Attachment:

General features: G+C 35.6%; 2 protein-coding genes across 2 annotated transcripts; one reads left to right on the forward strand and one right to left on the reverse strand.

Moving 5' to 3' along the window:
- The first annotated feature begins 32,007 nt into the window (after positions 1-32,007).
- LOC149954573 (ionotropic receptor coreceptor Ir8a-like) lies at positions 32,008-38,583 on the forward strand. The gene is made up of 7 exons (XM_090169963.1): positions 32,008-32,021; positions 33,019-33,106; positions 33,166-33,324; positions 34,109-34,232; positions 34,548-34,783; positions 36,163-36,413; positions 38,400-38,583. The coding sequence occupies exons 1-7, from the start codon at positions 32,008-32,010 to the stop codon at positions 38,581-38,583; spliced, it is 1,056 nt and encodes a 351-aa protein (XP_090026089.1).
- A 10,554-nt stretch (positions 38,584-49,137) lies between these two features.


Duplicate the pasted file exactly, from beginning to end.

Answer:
General features: G+C 35.6%; 2 protein-coding genes across 2 annotated transcripts; one reads left to right on the forward strand and one right to left on the reverse strand.

Moving 5' to 3' along the window:
- The first annotated feature begins 32,007 nt into the window (after positions 1-32,007).
- LOC149954573 (ionotropic receptor coreceptor Ir8a-like) lies at positions 32,008-38,583 on the forward strand. The gene is made up of 7 exons (XM_090169963.1): positions 32,008-32,021; positions 33,019-33,106; positions 33,166-33,324; positions 34,109-34,232; positions 34,548-34,783; positions 36,163-36,413; positions 38,400-38,583. The coding sequence occupies exons 1-7, from the start codon at positions 32,008-32,010 to the stop codon at positions 38,581-38,583; spliced, it is 1,056 nt and encodes a 351-aa protein (XP_090026089.1).
- A 10,554-nt stretch (positions 38,584-49,137) lies between these two features.